Supplementation of Cassava Hay and Stylo 184 Hay to Replace Concentrate for Lactating Dairy Cows

  • Kiyothong, K. (Khon Kaen Animal Nutrition Research and Development Center) ;
  • Wanapat, M. (Department of Animal Science, Faculty of Agriculture, Khon Kaen University)
  • Received : 2003.08.26
  • Accepted : 2004.02.03
  • Published : 2004.05.01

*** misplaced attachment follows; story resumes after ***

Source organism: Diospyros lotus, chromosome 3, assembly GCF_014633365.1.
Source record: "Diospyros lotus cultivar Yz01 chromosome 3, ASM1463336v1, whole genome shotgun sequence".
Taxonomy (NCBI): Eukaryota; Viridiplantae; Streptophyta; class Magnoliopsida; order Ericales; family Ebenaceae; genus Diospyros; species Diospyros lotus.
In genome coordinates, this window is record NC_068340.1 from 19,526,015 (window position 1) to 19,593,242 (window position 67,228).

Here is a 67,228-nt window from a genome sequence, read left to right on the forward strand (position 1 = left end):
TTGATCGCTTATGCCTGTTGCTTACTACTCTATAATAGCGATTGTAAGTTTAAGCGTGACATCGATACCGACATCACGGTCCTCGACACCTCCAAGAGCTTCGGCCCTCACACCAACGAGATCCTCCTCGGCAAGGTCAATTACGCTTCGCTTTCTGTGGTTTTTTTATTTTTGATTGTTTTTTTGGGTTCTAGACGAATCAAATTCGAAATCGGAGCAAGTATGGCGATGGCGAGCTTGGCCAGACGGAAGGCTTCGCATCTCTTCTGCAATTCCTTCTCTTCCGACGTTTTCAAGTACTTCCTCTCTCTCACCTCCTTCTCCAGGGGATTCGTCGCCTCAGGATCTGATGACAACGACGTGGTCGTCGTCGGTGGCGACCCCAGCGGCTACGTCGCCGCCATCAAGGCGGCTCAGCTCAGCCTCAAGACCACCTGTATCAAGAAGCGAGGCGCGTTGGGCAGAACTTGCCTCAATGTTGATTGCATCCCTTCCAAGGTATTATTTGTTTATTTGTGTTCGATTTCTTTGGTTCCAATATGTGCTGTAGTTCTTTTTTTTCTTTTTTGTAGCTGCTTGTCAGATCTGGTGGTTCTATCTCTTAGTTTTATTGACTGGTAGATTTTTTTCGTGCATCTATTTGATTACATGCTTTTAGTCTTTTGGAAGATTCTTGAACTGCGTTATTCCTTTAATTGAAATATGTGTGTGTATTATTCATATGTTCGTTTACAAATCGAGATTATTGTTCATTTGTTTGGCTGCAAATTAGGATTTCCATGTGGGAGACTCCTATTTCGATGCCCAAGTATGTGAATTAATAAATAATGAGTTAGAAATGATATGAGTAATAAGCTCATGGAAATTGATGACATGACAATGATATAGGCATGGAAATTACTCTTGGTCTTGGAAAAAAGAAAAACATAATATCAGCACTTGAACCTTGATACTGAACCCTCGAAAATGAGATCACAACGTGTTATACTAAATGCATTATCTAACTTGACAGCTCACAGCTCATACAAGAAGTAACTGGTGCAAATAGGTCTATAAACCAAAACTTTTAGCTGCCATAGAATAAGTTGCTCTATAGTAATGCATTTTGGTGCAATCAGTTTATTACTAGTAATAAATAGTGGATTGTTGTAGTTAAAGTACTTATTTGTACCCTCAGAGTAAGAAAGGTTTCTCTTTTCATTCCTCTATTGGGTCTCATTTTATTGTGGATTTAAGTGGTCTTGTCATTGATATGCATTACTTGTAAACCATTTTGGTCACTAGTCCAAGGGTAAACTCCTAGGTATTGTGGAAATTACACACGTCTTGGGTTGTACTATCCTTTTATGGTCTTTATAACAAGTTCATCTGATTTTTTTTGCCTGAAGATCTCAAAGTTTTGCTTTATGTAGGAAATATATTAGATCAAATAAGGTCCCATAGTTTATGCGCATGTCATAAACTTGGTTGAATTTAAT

Sixteen multiparous Holstein-Friesian crossbred cows in mid-lactation were blocked according to days in milk (DIM) and previous lactation and randomly assigned according to a Randomized Complete Block (RCB) design with four replications to receive four dietary treatments. The dietary treatments consisted of T1: No cassava hay (CH) or stylo 184 hay (SH) supplementation, supplementation of concentrate to milk yield at 1:2 (control), T2: Supplementation of 1 kg of CH/hd/d, supplementation of concentrate to milk yield at 1:2, T3: Supplementation of 1 kg of CH+SH/hd/d, supplementation of concentrate to milk yield at 1:2, T4: Supplementation of 2 kg of CH+SH/hd/d, supplementation of concentrate to milk yield at 1:3. All animals received Ruzi grass from a cut-and-carry system as roughage source. The feeding trial lasted for 9 weeks. The results revealed that DMI of concentrate of supplemented treatments were significantly lower (p<0.05) than those in the control, but there was no significant difference between T2 and T3. There was no significant difference in forage DM intake between the control and supplemented treatments. CP and NDF digestibility of supplemented treatments were significantly (p<0.05) greater than the control and there were no significant differences among supplemented treatments. Milk yield and 3.5% FCM (14.3, 14.5, 14.7 and 14.8; 13.9, 14.3, 14.3 and 14.6 kg/hd/d, respectively) were not significantly different among treatments. Milk protein percentage of supplemented treatments was significantly (p<0.05) higher than the control, but there were no significant differences among supplemented treatments. There was no significant difference in milk fat percentage between the control and supplemented treatments. However, milk fat percentage tended to be higher for supplemented animals as compared to the control group. There were also no significant differences in lactose, solids-not-fat and total solids percentages among treatments. Cows in supplemented treatments gave incomes over supplement cost (IOSC) of 2.72, 2.74 and 2.93 US$/hd/d, respectively which were greater than for cows on control treatment. Furthermore, IOSC were greatest for cows in T4 as compared to other treatments. Based on this study it was concluded that, feeding cassava hay solely or in combination with stylo 184 hay as a supplemental protein source could be a potential valuable strategy in small-holder dairy farming systems in the tropics. This strategic supplementation significantly reduced concentrate use, which resulted in improved milk yields and milk quality for the supplemented cows. Moreover, it resulted in higher economical returns through increased productivity and lower ratios of concentrate to milk yield, from 1:2 to 1:3.


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